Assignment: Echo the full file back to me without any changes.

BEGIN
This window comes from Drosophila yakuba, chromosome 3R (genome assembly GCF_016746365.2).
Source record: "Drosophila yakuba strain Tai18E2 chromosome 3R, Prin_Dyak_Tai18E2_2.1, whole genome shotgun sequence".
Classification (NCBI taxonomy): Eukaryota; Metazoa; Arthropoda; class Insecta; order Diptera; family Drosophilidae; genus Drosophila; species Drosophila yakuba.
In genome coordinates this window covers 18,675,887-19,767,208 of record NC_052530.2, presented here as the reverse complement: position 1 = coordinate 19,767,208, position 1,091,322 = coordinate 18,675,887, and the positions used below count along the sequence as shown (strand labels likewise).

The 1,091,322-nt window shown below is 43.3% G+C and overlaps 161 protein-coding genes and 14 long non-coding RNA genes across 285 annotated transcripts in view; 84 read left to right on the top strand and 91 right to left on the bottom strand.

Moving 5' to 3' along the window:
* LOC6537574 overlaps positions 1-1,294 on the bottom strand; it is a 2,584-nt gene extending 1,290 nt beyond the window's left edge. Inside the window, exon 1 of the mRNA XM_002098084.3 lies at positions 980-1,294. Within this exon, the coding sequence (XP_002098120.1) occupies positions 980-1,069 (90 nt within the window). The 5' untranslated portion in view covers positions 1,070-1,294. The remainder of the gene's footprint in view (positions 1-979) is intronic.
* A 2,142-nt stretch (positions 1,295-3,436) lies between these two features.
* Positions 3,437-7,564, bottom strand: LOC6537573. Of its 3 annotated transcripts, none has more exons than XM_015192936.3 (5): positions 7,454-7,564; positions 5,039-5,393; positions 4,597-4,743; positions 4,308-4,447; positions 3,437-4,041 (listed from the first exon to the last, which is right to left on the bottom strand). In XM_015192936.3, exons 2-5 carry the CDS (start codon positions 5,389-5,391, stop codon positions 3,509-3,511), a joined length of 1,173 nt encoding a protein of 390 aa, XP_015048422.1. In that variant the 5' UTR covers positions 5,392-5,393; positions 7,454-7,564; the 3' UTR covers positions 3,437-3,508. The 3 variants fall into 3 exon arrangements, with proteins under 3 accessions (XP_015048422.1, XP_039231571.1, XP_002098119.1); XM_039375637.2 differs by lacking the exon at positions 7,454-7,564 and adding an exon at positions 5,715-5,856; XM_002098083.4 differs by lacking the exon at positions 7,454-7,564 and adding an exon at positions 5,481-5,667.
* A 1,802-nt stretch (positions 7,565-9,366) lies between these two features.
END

This window comes from Drosophila yakuba, chromosome 3R (genome assembly GCF_016746365.2).
Source record: "Drosophila yakuba strain Tai18E2 chromosome 3R, Prin_Dyak_Tai18E2_2.1, whole genome shotgun sequence".
Classification (NCBI taxonomy): Eukaryota; Metazoa; Arthropoda; class Insecta; order Diptera; family Drosophilidae; genus Drosophila; species Drosophila yakuba.
In genome coordinates this window covers 18,675,887-19,767,208 of record NC_052530.2, presented here as the reverse complement: position 1 = coordinate 19,767,208, position 1,091,322 = coordinate 18,675,887, and the positions used below count along the sequence as shown (strand labels likewise).

The 1,091,322-nt window shown below is 43.3% G+C and overlaps 161 protein-coding genes and 14 long non-coding RNA genes across 285 annotated transcripts in view; 84 read left to right on the top strand and 91 right to left on the bottom strand.

Moving 5' to 3' along the window:
* LOC6537574 overlaps positions 1-1,294 on the bottom strand; it is a 2,584-nt gene extending 1,290 nt beyond the window's left edge. Inside the window, exon 1 of the mRNA XM_002098084.3 lies at positions 980-1,294. Within this exon, the coding sequence (XP_002098120.1) occupies positions 980-1,069 (90 nt within the window). The 5' untranslated portion in view covers positions 1,070-1,294. The remainder of the gene's footprint in view (positions 1-979) is intronic.
* A 2,142-nt stretch (positions 1,295-3,436) lies between these two features.
* Positions 3,437-7,564, bottom strand: LOC6537573. Of its 3 annotated transcripts, none has more exons than XM_015192936.3 (5): positions 7,454-7,564; positions 5,039-5,393; positions 4,597-4,743; positions 4,308-4,447; positions 3,437-4,041 (listed from the first exon to the last, which is right to left on the bottom strand). In XM_015192936.3, exons 2-5 carry the CDS (start codon positions 5,389-5,391, stop codon positions 3,509-3,511), a joined length of 1,173 nt encoding a protein of 390 aa, XP_015048422.1. In that variant the 5' UTR covers positions 5,392-5,393; positions 7,454-7,564; the 3' UTR covers positions 3,437-3,508. The 3 variants fall into 3 exon arrangements, with proteins under 3 accessions (XP_015048422.1, XP_039231571.1, XP_002098119.1); XM_039375637.2 differs by lacking the exon at positions 7,454-7,564 and adding an exon at positions 5,715-5,856; XM_002098083.4 differs by lacking the exon at positions 7,454-7,564 and adding an exon at positions 5,481-5,667.
* A 1,802-nt stretch (positions 7,565-9,366) lies between these two features.